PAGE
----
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Driving Her Son Home from College Was A Delightful Trip Down Memory Lane

I glance at you in the driver’s seat. Your profile has become that of a man since you left for college. 

In my heart, though, I see the little boy you once were.

We are riding in your battered sedan, heading home from your sophomore year of college. Many of your possessions are jammed in the backseat and trunk, while the rest are in the truck your dad drives behind us.

Like most parents of teens, I have come to appreciate car rides as a time when you open up and share with me. Yet, there’s something different about this car ride than just a chance to chat. Maybe it’s the occasion — another year of college done. Maybe it’s how taken aback I am by your appearance — you, my son, are grown up. 

As the wheels turn, and the scenery flashes by outside, I am awash with memories of all the other moments we have shared in the car. These rides tell the story of raising you. Of loving you. 

Who knew that a lifetime of car rides could mean so much?

When I strapped you into the car seat as a newborn and drove you home from the hospital. You were so tiny and innocent. “They just let us go home and take him?” your dad asked, his eyes wide with disbelief as he cautioned the other cars on the road to be careful around us.

When you cried in your car seat in the following weeks, months, and even years, oh, how I wished you would take a pacifier! As you grew, things like a sippy cup or a toy might soothe you. Other times, it was only sitting in the backseat holding your chubby hand while your dad drove us.

When you were a toddler, babbling away as you pointed and kicked from your bigger car seat. You lit up upon spotting trucks and construction equipment. Who knew that being your mom would teach me the exact differences between diggers, backhoes, excavators, and front loaders?

Then suddenly it seemed you were in elementary school and there were car rides to practices, games, birthday parties, cub scouts, and more. In particular, I smile at the memory of giving you rides home after holiday class parties. It took me a while to realize you wanted me to attend just so I could take you home early from school!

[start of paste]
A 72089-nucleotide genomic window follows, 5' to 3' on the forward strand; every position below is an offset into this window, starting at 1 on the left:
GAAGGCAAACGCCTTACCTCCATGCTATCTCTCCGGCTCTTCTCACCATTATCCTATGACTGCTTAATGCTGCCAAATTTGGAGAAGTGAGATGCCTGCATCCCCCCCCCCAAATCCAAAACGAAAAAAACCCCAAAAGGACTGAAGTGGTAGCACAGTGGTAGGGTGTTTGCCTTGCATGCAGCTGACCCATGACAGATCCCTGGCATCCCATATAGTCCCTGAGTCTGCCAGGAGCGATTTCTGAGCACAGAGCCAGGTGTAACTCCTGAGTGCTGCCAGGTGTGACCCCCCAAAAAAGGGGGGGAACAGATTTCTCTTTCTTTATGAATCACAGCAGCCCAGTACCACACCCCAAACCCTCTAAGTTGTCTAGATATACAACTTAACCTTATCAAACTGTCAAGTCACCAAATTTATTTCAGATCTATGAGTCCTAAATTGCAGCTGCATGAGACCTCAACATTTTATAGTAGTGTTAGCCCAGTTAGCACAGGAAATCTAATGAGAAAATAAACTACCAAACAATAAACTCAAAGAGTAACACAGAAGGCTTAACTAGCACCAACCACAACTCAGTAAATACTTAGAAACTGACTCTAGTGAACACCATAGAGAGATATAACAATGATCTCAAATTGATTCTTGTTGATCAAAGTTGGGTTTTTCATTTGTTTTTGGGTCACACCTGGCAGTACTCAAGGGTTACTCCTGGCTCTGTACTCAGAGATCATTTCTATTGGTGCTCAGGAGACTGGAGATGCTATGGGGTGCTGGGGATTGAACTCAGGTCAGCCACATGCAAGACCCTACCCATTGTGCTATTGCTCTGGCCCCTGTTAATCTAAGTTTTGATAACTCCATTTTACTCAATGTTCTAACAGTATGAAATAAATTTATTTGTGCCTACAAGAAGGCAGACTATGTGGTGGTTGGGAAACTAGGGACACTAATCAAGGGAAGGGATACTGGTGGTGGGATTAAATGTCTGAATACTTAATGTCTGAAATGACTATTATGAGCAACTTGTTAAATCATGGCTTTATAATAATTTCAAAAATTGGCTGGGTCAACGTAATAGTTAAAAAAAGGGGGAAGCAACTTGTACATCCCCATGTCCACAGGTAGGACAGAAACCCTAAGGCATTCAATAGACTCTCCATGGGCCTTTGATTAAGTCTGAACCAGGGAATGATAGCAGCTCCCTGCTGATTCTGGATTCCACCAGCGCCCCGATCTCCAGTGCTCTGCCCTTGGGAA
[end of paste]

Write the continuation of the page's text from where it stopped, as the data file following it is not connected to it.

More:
When we rode together to middle school, you were all arms and legs getting in and out of the car. I dropped you off for your first school dance in sixth grade. I picked you up late because, yikes, I had written the time down wrong. But you didn’t care, and you told me about dancing with a girl. I played it cool, eyes on the road, while my heart welcomed the communication.

In high school, there were countless rides that somehow led to the fast-food drive-thru. We ordered the entire menu as you and your appetite grew. And then you moved to the driver’s seat, learning how to drive, while I clutched the passenger door and pressed imaginary pedals on the floorboards.

When you drove off as a licensed driver, I thought our car rides together might be over. But then you needed me to sit beside you in the parking lot at Urgent Care. I watched as you tilted your head back and a nurse thrusted a swab up your nose. The surreal experience of COVID-19 testing during the pandemic. 

And you needed me to drive you to your freshman year of college. I felt like the car was bursting with so much stuff, while I was bursting with pride and tears. To now, your sophomore year in the books, a contented ride home for summer break.

And what next? I can imagine a time when your life is told by the car rides you take without me. Perhaps after your wedding, leaving with your bride by your side. Or backing out of my driveway one day, a family of your own in the backseat.

Who knew that a car ride home from college could stir such memories, feelings, and thoughts? That any of the car rides I took with you over the years would tell our story as mother and son — and mean so much?

I look at you sitting beside me in the car and am filled with gratitude and love. For the ride.

Katy M. Clark is a writer who embraces her imperfections as a mom at Experienced Bad Mom. You can follow her on Facebook, TwitterPinterest and Instagram.

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